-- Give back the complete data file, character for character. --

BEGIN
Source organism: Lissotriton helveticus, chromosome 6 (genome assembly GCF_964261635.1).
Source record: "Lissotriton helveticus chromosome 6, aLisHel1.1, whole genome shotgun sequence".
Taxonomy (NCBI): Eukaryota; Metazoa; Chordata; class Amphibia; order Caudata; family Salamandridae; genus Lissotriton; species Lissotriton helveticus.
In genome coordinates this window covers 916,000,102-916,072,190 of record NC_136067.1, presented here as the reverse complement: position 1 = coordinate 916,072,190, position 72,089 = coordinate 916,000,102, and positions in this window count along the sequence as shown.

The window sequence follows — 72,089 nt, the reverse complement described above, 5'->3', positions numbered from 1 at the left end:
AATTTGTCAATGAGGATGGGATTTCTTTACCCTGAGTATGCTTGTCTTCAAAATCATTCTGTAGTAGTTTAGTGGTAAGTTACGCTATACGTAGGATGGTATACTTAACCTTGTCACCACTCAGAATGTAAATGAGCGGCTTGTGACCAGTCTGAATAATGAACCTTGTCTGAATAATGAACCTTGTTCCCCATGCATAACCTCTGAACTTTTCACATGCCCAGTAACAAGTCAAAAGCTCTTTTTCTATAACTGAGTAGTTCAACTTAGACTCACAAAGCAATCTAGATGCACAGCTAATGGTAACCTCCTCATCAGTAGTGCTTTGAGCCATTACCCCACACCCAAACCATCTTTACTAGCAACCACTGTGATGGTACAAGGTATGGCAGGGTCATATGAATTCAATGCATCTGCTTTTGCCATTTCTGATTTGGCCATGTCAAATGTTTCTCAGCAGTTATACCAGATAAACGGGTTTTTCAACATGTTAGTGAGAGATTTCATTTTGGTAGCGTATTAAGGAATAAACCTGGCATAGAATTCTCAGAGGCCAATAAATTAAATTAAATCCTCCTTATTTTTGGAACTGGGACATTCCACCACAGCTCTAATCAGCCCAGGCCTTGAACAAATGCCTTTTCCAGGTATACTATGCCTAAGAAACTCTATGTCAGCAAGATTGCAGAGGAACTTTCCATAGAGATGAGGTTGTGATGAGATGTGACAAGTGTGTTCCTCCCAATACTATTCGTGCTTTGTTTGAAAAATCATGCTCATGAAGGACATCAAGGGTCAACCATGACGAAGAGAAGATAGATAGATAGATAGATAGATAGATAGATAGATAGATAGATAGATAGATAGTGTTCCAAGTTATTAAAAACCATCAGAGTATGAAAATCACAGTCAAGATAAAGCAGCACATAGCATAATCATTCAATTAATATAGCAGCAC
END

Source organism: Lissotriton helveticus, chromosome 6 (genome assembly GCF_964261635.1).
Source record: "Lissotriton helveticus chromosome 6, aLisHel1.1, whole genome shotgun sequence".
Taxonomy (NCBI): Eukaryota; Metazoa; Chordata; class Amphibia; order Caudata; family Salamandridae; genus Lissotriton; species Lissotriton helveticus.
In genome coordinates this window covers 916,000,102-916,072,190 of record NC_136067.1, presented here as the reverse complement: position 1 = coordinate 916,072,190, position 72,089 = coordinate 916,000,102, and positions in this window count along the sequence as shown.

The window sequence follows — 72,089 nt, the reverse complement described above, 5'->3', positions numbered from 1 at the left end:
AATTTGTCAATGAGGATGGGATTTCTTTACCCTGAGTATGCTTGTCTTCAAAATCATTCTGTAGTAGTTTAGTGGTAAGTTACGCTATACGTAGGATGGTATACTTAACCTTGTCACCACTCAGAATGTAAATGAGCGGCTTGTGACCAGTCTGAATAATGAACCTTGTCTGAATAATGAACCTTGTTCCCCATGCATAACCTCTGAACTTTTCACATGCCCAGTAACAAGTCAAAAGCTCTTTTTCTATAACTGAGTAGTTCAACTTAGACTCACAAAGCAATCTAGATGCACAGCTAATGGTAACCTCCTCATCAGTAGTGCTTTGAGCCATTACCCCACACCCAAACCATCTTTACTAGCAACCACTGTGATGGTACAAGGTATGGCAGGGTCATATGAATTCAATGCATCTGCTTTTGCCATTTCTGATTTGGCCATGTCAAATGTTTCTCAGCAGTTATACCAGATAAACGGGTTTTTCAACATGTTAGTGAGAGATTTCATTTTGGTAGCGTATTAAGGAATAAACCTGGCATAGAATTCTCAGAGGCCAATAAATTAAATTAAATCCTCCTTATTTTTGGAACTGGGACATTCCACCACAGCTCTAATCAGCCCAGGCCTTGAACAAATGCCTTTTCCAGGTATACTATGCCTAAGAAACTCTATGTCAGCAAGATTGCAGAGGAACTTTCCATAGAGATGAGGTTGTGATGAGATGTGACAAGTGTGTTCCTCCCAATACTATTCGTGCTTTGTTTGAAAAATCATGCTCATGAAGGACATCAAGGGTCAACCATGACGAAGAGAAGATAGATAGATAGATAGATAGATAGATAGATAGATAGATAGATAGATAGATAGTGTTCCAAGTTATTAAAAACCATCAGAGTATGAAAATCACAGTCAAGATAAAGCAGCACATAGCATAATCATTCAATTAATATAGCAGCAC